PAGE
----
In Alma, you can visit the Molly Kool Heritage Center (check the website for programming). Molly Kool was the first female naval captain in North America. Take a tour in the national park. Hike on easy boardwalks (moderate and difficult trails as well) with breathtaking views of plunging waterfalls and a historic covered bridge. You can also camp and swim at designated spots in the national park.

Sea kayaking at high tide around the Hopewell Rocks in the Bay of Fundy

Sea kayaking at high tide around the Hopewell Rocks in the Bay of Fundy

Photo credit: Jeanine Consoli

5. Kayak around the famous Flowerpot Rocks

The Hopewell Rocks, also known as the “Flowerpot Rocks”, are a collection of over 20 sea stacks carved by New Brunswick’s famous tides. The rocks, formed from layers of conglomerate, are more than 600 million years old. Trees and plant life growing atop the rocky cliffs remained after the cliffs eroded and separated from the land, resembling flowerpots. The tall towers also take on shapes that resemble people and animals – dotting just over a mile of coastline.

The Hopewell Rocks are iconic and photographed so often that they are often the main reason visitors come to the province. To visit the bottom of the ocean at low tide, go to one of the three access points. There is the main deck to descend 99 steps to the bottom of the ocean. The North Beach ramp is easier and wheelchair accessible (it can be tricky to get around on the rocky beach), and the Demoiselle trail drops down to sea level. Once there, the uniformed guides love you tell more about the training. The staff has animal names for a few, including the bear, stepmother, and ET.

Pro tips

At high tide, you can explore the rocks by choosing a sea kayaking adventure with Kayak The Rocks for “the highest paddling experiences on earth”. You can paddle around, under and through the Flowerpot Rocks.

The park also has a network of well-maintained, wheelchair-friendly trails that include stunning lookouts just steps from the interpretive center. The center has restrooms, a restaurant, and exhibits that explain all about the tides and the formation of Hopewell Rocks.

Whale Watching in the Bay of Fundy off St. Andrews

Whale Watching in the Bay of Fundy off St. Andrews

Photo credit: Tourism New Brunswick

6. Whale Watching in St. Andrews

Saint Andrews oozes charm and plenty of shops and restaurants. A must-do here in St. Andrews is an eco-friendly whale-watching tour by Island Quest Marine that departs from the Water Street Wharf. This family run business offers 3 hour tours of the Bay of Fundy. You can experience spectacular seascapes, picturesque lighthouses and wildlife such as fin whales, minke whales and humpback whales.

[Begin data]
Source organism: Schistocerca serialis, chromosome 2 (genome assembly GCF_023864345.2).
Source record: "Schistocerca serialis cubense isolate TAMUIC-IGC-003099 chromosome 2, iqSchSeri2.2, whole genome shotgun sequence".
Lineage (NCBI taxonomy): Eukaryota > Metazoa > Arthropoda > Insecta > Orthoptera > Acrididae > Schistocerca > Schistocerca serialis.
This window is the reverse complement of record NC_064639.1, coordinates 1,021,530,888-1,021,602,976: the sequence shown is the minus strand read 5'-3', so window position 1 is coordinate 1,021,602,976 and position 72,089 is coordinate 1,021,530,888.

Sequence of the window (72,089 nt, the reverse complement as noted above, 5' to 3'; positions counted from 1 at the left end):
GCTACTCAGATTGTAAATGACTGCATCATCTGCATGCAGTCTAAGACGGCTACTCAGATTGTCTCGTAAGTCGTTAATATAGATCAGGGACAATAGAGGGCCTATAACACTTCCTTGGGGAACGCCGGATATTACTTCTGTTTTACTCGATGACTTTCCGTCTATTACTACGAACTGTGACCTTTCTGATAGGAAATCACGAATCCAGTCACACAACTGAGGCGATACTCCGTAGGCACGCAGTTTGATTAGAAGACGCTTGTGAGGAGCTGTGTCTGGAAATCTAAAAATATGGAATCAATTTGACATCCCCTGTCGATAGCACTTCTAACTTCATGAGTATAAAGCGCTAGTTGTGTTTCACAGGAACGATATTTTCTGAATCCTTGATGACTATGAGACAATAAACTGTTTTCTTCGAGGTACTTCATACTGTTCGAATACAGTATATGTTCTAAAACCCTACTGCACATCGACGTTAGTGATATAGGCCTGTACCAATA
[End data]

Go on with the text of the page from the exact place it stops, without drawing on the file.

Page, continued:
Pro tip: Reserve a room at the historic Algonquin Resort St. Andrews by the Sea for an exquisite stay in St. Andrews. The year-round resort offers indoor and outdoor pools, spa, golf course and fresh seafood at Braxton Restaurant.

Road bridge to Ministers Island

A car drives on the sandy road leading to Ministers Island in St. Andrews. 6 hours later the road will be under 14 feet of water at high tide.

Photo credit: Jeanine Consoli

7. Drive on the bottom of the sea to Ministers Island

The sandbar connecting Ministers Island to St. Andrews is a sandy road that is washed out under 14 feet of water at high tide. 6 hours later, it’s backing up, so the “road” can be crossed. You can hike nature trails on the island and enjoy a living historical experience in Covenhoven, the Van Horne estate.

This provincial and federal historic site was the summer home of Cornelius Van Horne, an American businessman credited with helping build the Canadian railway. Tours of the barn, house and bathhouse right on the edge of the Bay of Fundy take place daily. Enjoy the serene experience, but be sure to return before the road is under water.

Puffin Tour off Grand Manan Island in the Bay of Fundy

Puffin Tour off Grand Manan Island in the Bay of Fundy

Photo credit: Tourism New Brunswick

8. Visit Grand Manan Island for a puffin tour

Grand Manan Island was voted one of the best small islands in the world by Reader’s Digest. Board a tour boat for the 10-mile sea voyage to spot puffins. This rare pelagic seabird inhabits Machias Seal Island in the lower Bay of Fundy. Contact Sea Watch Tours to enjoy the experience (the only tour company offering tours) while exploring Grand Manan.

The Incredible Reversing Falls where the Saint John River meets the Bay of Fundy in Saint John

The Incredible Reversing Falls where the Saint John River meets the Bay of Fundy in Saint John

Photo credit: Jeanine Consoli

9. See reverse rapids in Saint John

St. John is Canada’s oldest incorporated city and the only city in the Bay of Fundy. Rockwood Park and Irving Nature Park offer unparalleled outdoor activities. The reversing rapids, where the Saint John River meets the Bay of Fundy, are a fascinating natural feature.

The arts scene, stunning architecture, Canada’s oldest market, and more than 80 downtown bars and restaurants offer plenty to do. A waterfront container village with 60 shipping container shops, a large concert stage, and food trucks provides a great port stopover.